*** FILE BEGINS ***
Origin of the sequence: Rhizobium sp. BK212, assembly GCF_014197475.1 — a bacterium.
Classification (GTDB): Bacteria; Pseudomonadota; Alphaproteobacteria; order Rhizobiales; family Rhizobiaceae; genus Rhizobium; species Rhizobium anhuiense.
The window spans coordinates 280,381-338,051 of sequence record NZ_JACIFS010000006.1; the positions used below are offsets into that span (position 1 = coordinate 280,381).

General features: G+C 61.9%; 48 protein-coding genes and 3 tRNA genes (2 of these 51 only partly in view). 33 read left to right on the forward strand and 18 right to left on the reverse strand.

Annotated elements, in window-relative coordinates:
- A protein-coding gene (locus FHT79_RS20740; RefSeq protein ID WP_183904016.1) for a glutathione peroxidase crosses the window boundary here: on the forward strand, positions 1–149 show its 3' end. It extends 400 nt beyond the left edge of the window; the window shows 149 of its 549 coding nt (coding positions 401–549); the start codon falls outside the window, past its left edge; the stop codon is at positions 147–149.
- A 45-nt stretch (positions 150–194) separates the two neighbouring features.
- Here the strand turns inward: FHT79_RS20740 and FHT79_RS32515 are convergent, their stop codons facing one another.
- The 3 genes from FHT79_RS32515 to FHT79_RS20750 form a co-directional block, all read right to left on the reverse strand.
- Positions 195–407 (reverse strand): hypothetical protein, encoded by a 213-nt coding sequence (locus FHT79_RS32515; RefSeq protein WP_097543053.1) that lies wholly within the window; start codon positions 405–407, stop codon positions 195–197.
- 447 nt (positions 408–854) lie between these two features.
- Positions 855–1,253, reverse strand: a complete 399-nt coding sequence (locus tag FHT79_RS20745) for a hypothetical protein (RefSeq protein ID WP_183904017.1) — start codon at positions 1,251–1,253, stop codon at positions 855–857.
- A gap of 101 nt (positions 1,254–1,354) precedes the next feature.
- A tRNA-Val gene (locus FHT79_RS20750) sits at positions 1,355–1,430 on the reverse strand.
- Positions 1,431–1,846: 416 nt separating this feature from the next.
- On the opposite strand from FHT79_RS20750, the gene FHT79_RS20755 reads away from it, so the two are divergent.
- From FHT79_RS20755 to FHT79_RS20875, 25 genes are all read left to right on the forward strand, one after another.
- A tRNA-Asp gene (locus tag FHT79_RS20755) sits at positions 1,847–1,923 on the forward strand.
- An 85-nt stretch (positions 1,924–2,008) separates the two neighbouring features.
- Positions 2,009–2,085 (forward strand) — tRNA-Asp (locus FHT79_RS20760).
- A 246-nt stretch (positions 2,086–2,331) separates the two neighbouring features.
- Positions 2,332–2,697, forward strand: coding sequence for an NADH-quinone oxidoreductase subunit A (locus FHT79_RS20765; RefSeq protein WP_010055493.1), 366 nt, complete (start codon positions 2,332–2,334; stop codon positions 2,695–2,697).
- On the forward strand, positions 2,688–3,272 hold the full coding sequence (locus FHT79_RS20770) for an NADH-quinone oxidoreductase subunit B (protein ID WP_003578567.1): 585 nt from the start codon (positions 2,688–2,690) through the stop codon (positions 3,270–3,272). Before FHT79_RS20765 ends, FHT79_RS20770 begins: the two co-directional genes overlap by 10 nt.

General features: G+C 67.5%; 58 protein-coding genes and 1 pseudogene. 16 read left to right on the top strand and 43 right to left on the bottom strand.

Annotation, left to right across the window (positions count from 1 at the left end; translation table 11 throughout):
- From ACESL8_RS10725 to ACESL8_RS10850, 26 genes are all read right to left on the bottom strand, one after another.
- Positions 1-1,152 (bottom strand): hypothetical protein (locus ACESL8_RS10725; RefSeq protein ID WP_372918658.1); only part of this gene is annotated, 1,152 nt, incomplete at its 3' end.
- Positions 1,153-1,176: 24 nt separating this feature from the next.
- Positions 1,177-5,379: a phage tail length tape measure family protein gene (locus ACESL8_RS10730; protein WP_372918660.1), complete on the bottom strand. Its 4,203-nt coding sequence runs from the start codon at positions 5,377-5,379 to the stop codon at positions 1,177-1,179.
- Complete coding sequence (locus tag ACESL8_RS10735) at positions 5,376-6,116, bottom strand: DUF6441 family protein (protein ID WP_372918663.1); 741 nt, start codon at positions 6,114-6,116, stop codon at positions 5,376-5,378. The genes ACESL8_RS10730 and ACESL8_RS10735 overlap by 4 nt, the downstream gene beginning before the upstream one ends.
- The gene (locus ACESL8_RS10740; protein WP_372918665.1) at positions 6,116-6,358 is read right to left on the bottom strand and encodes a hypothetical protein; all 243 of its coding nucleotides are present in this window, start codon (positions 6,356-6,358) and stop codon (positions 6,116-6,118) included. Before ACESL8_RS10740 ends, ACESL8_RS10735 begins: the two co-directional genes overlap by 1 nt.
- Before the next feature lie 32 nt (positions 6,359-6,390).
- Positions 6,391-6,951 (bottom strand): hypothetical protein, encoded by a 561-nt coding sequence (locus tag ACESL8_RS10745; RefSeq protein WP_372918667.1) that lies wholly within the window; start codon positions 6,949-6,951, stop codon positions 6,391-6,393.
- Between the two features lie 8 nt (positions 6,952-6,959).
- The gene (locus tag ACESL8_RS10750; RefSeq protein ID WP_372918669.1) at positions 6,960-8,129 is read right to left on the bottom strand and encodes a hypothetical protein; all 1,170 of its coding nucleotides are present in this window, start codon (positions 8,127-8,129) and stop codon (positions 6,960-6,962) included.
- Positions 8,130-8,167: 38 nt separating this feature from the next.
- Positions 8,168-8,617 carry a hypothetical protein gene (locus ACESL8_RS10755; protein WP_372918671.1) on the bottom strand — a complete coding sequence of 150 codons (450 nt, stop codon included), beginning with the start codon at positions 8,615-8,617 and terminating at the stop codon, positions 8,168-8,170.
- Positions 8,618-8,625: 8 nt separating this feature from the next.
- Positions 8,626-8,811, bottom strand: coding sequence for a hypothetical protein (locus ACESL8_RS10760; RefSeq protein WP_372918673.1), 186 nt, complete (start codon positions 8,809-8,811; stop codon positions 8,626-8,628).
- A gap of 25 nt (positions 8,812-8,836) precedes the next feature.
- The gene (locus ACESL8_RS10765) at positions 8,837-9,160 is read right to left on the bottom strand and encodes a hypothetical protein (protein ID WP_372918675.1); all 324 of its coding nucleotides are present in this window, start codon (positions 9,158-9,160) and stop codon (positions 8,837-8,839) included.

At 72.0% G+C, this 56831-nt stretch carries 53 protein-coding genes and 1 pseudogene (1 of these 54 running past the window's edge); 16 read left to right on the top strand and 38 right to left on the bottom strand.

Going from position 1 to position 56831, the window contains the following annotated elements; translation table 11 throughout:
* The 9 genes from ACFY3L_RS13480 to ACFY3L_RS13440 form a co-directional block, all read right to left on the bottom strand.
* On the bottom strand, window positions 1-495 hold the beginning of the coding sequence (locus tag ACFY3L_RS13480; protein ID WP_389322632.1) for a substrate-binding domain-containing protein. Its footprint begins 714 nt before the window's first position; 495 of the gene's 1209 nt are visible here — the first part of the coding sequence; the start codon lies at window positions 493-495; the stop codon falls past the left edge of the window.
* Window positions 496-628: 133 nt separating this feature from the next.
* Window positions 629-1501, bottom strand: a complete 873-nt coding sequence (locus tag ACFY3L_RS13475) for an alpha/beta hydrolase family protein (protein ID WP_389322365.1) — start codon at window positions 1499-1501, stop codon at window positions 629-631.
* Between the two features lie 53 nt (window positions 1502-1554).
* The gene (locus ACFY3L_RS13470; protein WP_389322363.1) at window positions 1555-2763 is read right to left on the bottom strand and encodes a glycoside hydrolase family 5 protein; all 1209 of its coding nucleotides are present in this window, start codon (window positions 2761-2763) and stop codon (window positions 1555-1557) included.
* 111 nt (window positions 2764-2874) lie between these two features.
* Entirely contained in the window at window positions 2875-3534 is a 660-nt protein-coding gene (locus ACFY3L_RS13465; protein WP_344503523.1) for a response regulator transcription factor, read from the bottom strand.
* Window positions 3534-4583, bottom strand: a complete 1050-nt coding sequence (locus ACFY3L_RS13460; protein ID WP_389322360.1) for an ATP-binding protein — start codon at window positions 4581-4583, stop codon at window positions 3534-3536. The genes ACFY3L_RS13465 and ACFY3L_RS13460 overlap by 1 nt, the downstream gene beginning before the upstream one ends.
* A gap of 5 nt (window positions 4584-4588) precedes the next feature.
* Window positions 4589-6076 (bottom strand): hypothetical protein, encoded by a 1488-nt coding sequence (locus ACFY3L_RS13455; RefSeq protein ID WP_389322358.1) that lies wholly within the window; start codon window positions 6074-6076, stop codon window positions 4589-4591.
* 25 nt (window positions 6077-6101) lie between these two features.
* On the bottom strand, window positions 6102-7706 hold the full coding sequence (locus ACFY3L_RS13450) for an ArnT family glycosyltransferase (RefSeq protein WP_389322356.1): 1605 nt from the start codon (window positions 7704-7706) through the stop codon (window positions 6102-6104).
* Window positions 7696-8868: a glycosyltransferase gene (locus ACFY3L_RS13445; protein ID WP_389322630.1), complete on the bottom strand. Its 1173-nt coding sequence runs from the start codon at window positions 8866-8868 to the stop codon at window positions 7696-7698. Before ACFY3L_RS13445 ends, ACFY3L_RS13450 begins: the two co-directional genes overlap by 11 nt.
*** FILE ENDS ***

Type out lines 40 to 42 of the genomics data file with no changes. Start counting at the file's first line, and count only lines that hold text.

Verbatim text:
- A gap of 25 nt (positions 8,812-8,836) precedes the next feature.
- The gene (locus ACESL8_RS10765) at positions 8,837-9,160 is read right to left on the bottom strand and encodes a hypothetical protein (protein ID WP_372918675.1); all 324 of its coding nucleotides are present in this window, start codon (positions 9,158-9,160) and stop codon (positions 8,837-8,839) included.

At 72.0% G+C, this 56831-nt stretch carries 53 protein-coding genes and 1 pseudogene (1 of these 54 running past the window's edge); 16 read left to right on the top strand and 38 right to left on the bottom strand.